The latest generation capitalises on the A-Class' appealingly designed and materially upmarket cockpit and versatile MBUX infotainment system. It also manages to tick the all-important SUV box of a high hip point. Despite big wheels and AMG Line suspension, it even manages to deliver good ride comfort.
If you want to go fast in your crossover hatchback, none will go faster than the - deep breath - Mercedes-AMG GLA 45 S 4MATIC+ Plus. Thanks to a faintly ridiculous 416bhp will sprint to 62mph in 4.3sec. Ł66,000 is a lot of money for a crossover, but it's a surprisingly serious performance car.
Jaguar's follow-up act for the successful F-Pace will certainly catch your eye when you first see it. As you'll likely guess from the look of its curvaceous bodywork, it's not the most practical compact SUV in the segment, but the richness of its interior for the most part convinces you that it feels like the luxury prospect you took it for.
A facelift for 2021 has introduced Jaguar Land Rover's excellent new Pivi Pro infotainment system and few mild tweaks to the baby Jag's exterior, but it's beneath the surface where the biggest changes have been made. The old Ford-related D8 platform has been replaced by the same PTA architecture that underpins the Range Rover Evoque and Land Rover Discovery Sport.
This change is significant. Not only does it help to improve the slightly lacklustre dynamics of the original, but it also means you can now have your E-Pace with a range of mild-hybrid petrol and diesel engines, or even as a plug-in hybrid. The PHEV is the only example of the updated E-Pace that we've driven, but on the handling front, things look good. There's a definite edge to the way it gets itself into a corner, and its ride is comfortable, too. It certainly feels more like a junior Jaguar SUV than its predecessor.
Given the success of the standard Kia Ceed, the Xceed crossover, which follows a familiar recipe of raising the hatchback's ride-height and beefing up the looks but without really altering anything oily, was the model that Kia had to make. It proved to be the right decision, because the Ceed on stilts now outsells its more conventional counterpart.
This is an attractive crossover with better-than-average driving control and a reasonably fluid ride, but there are more frugal and spacious cars among its peers. On the other hand, it is the only Ceed derivative available as a plug-in hybrid, since the regular Ceed, Ceed Sportswagon and Kia Proceed became petrol- and diesel-only.
Few firms have embraced the cult of the crossover quite so completely as Audi, which offers an almost endless array of Q-badged models, from the entry-level Q2 through to the imposing Q8. Many versions are also offered in Sportback guises, which throw a dash of coupe styling into the mix.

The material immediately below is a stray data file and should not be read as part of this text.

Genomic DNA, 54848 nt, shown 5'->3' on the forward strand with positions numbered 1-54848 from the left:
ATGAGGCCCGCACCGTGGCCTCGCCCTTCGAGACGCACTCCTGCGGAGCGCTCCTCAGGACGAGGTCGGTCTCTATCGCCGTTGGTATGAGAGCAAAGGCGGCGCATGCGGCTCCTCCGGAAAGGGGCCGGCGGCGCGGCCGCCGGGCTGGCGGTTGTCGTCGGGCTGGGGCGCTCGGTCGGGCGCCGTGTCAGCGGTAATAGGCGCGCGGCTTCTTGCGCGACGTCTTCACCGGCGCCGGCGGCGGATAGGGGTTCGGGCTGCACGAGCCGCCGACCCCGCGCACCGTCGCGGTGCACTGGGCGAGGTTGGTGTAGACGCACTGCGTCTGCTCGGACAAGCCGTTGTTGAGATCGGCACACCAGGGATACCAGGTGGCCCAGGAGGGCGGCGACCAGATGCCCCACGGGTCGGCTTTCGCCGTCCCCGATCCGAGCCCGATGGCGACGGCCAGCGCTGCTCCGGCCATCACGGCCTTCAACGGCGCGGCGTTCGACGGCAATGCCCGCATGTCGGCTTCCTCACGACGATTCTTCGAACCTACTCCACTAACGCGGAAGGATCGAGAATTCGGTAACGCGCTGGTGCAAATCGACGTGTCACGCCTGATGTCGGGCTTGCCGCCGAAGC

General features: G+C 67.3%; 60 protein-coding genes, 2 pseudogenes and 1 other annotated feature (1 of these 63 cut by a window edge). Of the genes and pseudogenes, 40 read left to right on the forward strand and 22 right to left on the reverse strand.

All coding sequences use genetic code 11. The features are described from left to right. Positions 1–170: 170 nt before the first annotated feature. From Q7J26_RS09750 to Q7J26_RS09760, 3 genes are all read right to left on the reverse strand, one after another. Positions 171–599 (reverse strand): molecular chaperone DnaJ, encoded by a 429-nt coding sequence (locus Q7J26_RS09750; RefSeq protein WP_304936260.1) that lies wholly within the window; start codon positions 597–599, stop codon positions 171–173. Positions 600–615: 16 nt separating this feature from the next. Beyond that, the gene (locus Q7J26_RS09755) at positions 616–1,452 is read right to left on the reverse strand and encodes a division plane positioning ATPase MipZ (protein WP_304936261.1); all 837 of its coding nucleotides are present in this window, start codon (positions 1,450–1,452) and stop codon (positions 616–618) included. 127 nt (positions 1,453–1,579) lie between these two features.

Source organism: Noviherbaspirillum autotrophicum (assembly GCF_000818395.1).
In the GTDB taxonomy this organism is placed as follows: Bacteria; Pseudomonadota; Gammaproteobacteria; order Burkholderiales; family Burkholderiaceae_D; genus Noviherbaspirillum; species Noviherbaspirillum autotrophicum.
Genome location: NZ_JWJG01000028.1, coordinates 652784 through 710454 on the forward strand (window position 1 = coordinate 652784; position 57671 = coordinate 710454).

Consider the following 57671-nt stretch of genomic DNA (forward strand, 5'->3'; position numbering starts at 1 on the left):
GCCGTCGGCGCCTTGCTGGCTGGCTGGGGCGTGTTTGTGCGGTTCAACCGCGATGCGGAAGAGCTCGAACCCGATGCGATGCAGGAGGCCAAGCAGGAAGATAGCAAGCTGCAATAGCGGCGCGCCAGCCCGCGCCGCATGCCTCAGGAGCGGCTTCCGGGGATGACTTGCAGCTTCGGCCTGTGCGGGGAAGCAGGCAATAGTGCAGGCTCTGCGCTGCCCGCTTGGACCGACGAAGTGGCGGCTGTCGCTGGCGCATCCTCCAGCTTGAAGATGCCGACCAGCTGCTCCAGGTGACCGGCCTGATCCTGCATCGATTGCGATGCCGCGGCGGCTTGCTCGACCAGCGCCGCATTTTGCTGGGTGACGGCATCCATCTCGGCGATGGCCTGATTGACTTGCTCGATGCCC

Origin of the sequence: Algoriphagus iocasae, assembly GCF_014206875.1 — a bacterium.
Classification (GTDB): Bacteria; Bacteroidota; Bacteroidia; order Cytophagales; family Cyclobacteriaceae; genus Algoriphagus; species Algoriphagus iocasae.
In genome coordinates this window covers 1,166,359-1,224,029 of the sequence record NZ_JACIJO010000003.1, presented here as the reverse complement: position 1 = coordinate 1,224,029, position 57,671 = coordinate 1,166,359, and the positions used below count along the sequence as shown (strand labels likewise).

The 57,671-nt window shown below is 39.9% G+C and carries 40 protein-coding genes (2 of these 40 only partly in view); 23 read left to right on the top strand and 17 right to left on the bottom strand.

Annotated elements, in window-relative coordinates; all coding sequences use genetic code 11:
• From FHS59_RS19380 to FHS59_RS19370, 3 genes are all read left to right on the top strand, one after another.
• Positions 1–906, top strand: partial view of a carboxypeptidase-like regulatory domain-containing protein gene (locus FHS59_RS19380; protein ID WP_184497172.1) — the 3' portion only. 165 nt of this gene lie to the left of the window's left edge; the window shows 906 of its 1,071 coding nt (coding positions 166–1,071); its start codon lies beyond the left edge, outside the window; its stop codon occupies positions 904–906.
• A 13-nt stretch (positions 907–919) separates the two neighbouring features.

Based on the standard Q3, the Q3 Sportback features a lower roofline that adds some kerb appeal but robs those in the rear of some headroom - although the boot remains unchanged at 530-litres. Under the skin it has the same choice of petrols and diesels, plus a plug-in hybrid option and, of course, the availability of quattro all-wheel drive that's brings enhanced traction but is still better suited to the road than the rough stuff.
It's a composed and capable car to drive, but there's very little in the way of driver engagement and the low speed ride is on the firm side, particularly if you specify the larger wheels. Elsewhere it benefits from a beautifully exeuted interior that looks good, is solidly finished and packed with the latest kit. Either waty, you'll really have to love the looks to justify forking out the extra couple of thousand pounds of the dynamically identical and more practical Q3.
It's taken Renault a little while to commit to the crossover bandwagon, but models such as the rather good second generation Captur suggest it has now got the swing of things. Even so, the larger Arkana proves something of an outlier in the class, its swooping coupe-inspired roofline at odds with the more practical SUV-inspired lines of rivals such as the Nissan Qashqai and Skoda Karoq.
That said, there's no doubt the French machine looks fairly distinctive, giving it greater showroom appeal than the more sensibly-styled competition. Yet there's also decent space on offer, with a surprising amount of rear headroom given that low roofline, plus a decent 513-litre boot (480-litres in the hybrid). It also looks smart inside and there's plenty of standard kit, so it's a shame the fit and finish are below par, with some flimsy feeling plastics making it feel less upmarket than the cheaper Captur.
There's a choice of 138bhp petrol and 143bhp hybrid powetrains, with the latter featuring Renault's novel four-speed unsychronised automatic gearbox. However, its the former that feels the most livelu, thanks to its crisper power delivery and mild hybrid assistance. The handling is precise and surprisingly biddable, although the trade-off is firm (albeit quiet) ride.